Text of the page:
Abortion providers have failed to prove that the hospital-admitting privileges provision of the controversial abortion regulations of House Bill 2 has actually created an undue burden on women seeking abortion, the state of Texas argued Monday morning before a three-judge panel of the 5th U.S. Circuit Court of Appeals – and the judges' questions and comments during the roughly 50-minute hearing suggested they are inclined to agree.
Texas Solicitor General Jonathan Mitchell told the three female judges hearing the appeal that they should reject a lower court ruling finding the provision unconstitutional. "Each of the conclusions" reached by federal district Judge Lee Yeakel in an October ruling invalidating the provision "is wrong and should be reversed," Mitchell said.
At specific issue is a provision of the controversial HB 2, passed during a special-called session of the Legislature last summer, that requires all abortion-performing doctors to have hospital-admitting privileges within 30 miles of each facility at which they perform the procedure. Abortion providers from across the state – including Planned Parenthood and Whole Woman's Health – sued, arguing that the unnecessary provision presents an undue burden to women seeking access to legal abortion care. According to research presented at the three-day trial in October by UT Professor Joseph Potter of the Texas Policy Evaluation Project, if the admitting-privileges requirement already in force is allowed to persist, up to a third of the state's 36 abortion clinics will close, leaving more than 22,000 women annually without access to care.
After the trial, Yeakel agreed that the provision was unconstitutional; the state quickly appealed to the 5th Circuit and won a stay pending a full appeal. (The providers appealed to the U.S. Supreme Court to reinstate Yeakel's ban in the interim, but lost, 5-4.) The day after the law took effect, 14 of the state's clinics found themselves without the ability to provide abortion care. Since then, three have gained privileges, leaving 11 clinics still closed, including the only two providers in the entire Rio Grande Valley.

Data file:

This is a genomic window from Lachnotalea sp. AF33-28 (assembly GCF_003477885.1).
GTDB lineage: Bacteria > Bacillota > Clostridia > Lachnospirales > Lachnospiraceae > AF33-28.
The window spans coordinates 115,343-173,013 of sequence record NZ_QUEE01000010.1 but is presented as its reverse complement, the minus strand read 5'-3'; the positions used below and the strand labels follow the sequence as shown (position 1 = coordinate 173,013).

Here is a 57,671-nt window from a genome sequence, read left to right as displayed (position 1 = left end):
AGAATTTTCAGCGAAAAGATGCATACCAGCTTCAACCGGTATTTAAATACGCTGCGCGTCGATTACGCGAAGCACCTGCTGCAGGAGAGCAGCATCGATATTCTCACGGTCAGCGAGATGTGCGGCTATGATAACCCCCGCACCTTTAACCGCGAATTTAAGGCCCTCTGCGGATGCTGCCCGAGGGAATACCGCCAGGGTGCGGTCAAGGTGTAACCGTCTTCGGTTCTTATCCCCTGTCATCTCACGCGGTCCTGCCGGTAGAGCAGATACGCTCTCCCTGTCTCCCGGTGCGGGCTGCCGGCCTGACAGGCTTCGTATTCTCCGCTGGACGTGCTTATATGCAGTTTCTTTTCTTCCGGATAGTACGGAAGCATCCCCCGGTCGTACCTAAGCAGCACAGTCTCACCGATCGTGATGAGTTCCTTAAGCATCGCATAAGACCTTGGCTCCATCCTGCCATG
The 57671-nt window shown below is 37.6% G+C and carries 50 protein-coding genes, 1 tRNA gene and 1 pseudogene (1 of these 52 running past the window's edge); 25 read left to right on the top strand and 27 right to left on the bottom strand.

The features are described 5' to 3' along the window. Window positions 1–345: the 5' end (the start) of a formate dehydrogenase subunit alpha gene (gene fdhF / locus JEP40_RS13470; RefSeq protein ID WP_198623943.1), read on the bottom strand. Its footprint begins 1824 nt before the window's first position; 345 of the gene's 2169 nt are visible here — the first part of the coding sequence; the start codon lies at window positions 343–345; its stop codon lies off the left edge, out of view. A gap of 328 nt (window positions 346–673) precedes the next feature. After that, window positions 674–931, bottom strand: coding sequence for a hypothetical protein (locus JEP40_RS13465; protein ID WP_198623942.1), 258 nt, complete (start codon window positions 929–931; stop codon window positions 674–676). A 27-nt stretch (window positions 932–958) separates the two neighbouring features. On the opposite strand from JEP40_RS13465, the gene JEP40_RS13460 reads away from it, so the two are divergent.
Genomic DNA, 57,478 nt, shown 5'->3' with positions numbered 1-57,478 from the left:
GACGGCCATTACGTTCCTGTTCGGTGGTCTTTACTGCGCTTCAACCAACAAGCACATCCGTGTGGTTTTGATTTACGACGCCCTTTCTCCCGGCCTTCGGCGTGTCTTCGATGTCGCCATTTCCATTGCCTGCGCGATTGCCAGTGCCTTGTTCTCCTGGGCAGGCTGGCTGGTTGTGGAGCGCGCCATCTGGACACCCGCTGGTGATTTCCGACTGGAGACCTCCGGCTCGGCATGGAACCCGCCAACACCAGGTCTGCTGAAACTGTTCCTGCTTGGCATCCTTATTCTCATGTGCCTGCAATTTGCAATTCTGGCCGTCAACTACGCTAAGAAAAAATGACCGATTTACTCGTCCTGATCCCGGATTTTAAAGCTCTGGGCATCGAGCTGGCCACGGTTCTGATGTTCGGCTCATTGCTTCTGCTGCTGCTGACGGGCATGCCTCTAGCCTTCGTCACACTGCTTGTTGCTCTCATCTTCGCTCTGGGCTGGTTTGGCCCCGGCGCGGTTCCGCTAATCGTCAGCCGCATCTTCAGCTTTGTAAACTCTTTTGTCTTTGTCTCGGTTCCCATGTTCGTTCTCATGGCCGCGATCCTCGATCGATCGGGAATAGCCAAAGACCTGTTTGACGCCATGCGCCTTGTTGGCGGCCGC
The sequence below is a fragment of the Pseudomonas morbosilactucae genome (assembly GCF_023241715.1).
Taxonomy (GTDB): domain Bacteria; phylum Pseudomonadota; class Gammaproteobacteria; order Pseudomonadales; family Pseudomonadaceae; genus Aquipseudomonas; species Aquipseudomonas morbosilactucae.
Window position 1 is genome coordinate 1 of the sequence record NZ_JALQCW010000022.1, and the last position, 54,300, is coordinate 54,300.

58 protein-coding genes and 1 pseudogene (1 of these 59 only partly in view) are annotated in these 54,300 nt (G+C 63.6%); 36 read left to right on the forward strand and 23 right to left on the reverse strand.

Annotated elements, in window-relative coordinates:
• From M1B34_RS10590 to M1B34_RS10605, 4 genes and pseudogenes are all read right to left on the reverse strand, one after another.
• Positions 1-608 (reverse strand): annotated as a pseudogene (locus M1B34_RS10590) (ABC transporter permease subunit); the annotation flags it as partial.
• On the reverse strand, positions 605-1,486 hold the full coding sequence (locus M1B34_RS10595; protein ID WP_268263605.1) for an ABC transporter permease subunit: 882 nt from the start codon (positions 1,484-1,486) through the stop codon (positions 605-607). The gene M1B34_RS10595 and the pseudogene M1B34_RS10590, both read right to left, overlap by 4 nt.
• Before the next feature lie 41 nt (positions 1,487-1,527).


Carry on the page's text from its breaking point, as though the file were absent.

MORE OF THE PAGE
Among the state's main arguments during the Jan. 6 appeal hearing was that the providers' assessment of the damage done to abortion care infrastructure was wrong: Clinics that they said would close forever are now open, Mitchell said. So there is "no way for the plaintiffs to prove, with reliable evidence, what the effects" of the law would be before it took effect, he told the panel, which included former Chief Justice Edith Jones joining Judges Jennifer Elrod and Catharina Haynes, both members of the panel that initially blocked Yeakel's ruling.
The law was not passed in order to impose a "substantial obstacle" on any woman seeking abortion and has not done so, Mitchell argued. Instead of attacking the law as unconstitutional on its face, the plaintiffs should have waited until the provision was enacted and then challenged its impact on an as-applied basis. Mitchell said Texas is only required to demonstrate that the 30-mile privileges provision isn't burdensome everywhere, he told the judges. "Because they brought a facial challenge and they're demanding total, across-the-board invalidation, their burden is to show that [a] 30-mile radius is unconstitutionally burdensome everywhere throughout the state," he said. "And as long as we can show at least one part of the state where the ... requirement does not impose an undue burden, the facial challenge fails."